‘Rolling’ Along: Rockin’ tennis coach and Bay City Rollers frontman to sign book at Aug. 25 event
By Pat Sherman
If life were a tennis game, it could be said that San Diegan Eric Sage is approaching his match point.
As a “tennis teacher to the stars,” Sage has helped everyone from George Clooney to Alec Baldwin and Robert Downey Jr. perfect their games.
While teaching tennis to Hollywood’s elite during the 1990s, he also pursued acting roles (he played the guitar store salesman in “Wayne’s World” who prohibited customers from playing the tired “Stairway to Heaven” riff). Meanwhile, Sage was busy taking piano and voice lessons at night.
Twelve years of music study paid off. Sage would go on to tour with Vince Neil of Motley Crue and write and record with rock band, Velvet Revolver.
He currently serves as lead singer of the Bay City Rollers starring Ian Mitchell (one of two incarnations of the tartan-clad, Scottish pop band that penned the No. 1, 1975 hit “Saturday Night”). He also fronts the Bon Jovi tribute band “Livin’ on a Prayer,” and performs with other musicians regularly at La Jolla hotpots such as Beaumont’s Eatery and Amaya.
In between his busy schedule, Sage penned a book about a system of tennis instruction he developed while simultaneously teaching celebrities and studying music that is based on chord progressions.
Sage (born Eric Crabb in Toronto) will sign copies of his book, “The Magic Key to Tennis,” and talk about his career as an instructor and rock performer at noon, Sunday, Aug. 25 at Warwick’s bookstore, 7812 Girard Ave.
Sage said his method is particularly useful in helping people learn how to master topspin, in which a player puts a spin on a ball to make it bounce or travel far, high or quick, usually by hitting it with a sharp, forward and upward stroke.
“Topspin is truly the key to what the pros are doing,” said Sage, 42. “I’m always amazed that it’s not discussed more and people don’t quite understand it.”
Sage said his numbered system of instruction is “as easy as communicating chord progressions in music.”
“When people do it, they’re freaking out. They’re like, ‘Oh my gosh, I just need to hit three feet over the net and it goes in the perfect spot every time.”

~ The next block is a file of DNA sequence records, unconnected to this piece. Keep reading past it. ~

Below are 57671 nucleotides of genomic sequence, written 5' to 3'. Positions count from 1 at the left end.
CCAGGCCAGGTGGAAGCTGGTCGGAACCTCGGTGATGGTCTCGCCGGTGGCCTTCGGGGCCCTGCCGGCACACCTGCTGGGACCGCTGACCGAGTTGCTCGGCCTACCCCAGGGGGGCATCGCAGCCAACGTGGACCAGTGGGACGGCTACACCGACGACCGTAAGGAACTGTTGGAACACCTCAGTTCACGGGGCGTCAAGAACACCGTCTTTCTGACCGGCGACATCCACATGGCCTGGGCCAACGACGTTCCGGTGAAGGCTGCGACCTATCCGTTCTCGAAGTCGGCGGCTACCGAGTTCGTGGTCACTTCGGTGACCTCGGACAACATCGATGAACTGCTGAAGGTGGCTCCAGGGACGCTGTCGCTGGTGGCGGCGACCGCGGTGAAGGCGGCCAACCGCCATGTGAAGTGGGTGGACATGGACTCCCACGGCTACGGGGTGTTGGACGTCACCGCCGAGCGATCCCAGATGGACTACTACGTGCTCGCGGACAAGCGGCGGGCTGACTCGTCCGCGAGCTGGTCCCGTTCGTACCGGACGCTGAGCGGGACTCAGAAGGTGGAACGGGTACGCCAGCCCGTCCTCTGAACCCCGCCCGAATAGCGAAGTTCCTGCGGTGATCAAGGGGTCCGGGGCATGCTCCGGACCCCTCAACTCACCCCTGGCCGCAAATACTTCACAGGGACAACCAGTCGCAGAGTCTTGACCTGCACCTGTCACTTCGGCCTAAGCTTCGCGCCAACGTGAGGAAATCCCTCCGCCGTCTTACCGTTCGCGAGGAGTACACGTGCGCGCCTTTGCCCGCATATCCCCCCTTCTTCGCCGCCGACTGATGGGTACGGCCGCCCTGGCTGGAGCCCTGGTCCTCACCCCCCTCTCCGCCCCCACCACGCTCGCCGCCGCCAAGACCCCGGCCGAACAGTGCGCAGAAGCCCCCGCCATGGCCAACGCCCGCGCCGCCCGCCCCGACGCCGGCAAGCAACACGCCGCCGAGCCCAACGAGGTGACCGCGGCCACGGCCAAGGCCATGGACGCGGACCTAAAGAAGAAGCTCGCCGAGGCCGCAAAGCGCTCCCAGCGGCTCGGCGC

When not on the courts, Sage can be found making female audiences “freak out” as an ersatz Bon Jovi (a well-paying gig he grew into after an agent saw him performing Bon Jovi songs at the Venetian Hotel in Las Vegas), or touring with Mitchell in his version of the Bay City Rollers.
“It’s so fun and interesting to watch all these people singing every lyric of these songs and wearing the tartan clothes,” Sage said. “Not only are there 50-year-old women throwing panties, but their 20-year-old daughters are there. I throw on leather pants and do my thing. That’s part of the fun, I think, is that they get to relive that part of their lives.”
Sage’s own trip down memory lane includes moving to San Diego at age 17, where he studied tennis at San Diego State University on a full ride scholarship.
Though he achieved a professional ranking, he was injured as a passenger in an automobile accident in Hawaii, derailing his professional career.
Naturally, Sage said, his book includes inspirational passages about overcoming challenges and obstacles through his life’s journey. “The book talks about reaching your goals and how, if you have a dream, you can reach it with hard work and discipline,” Sage said.
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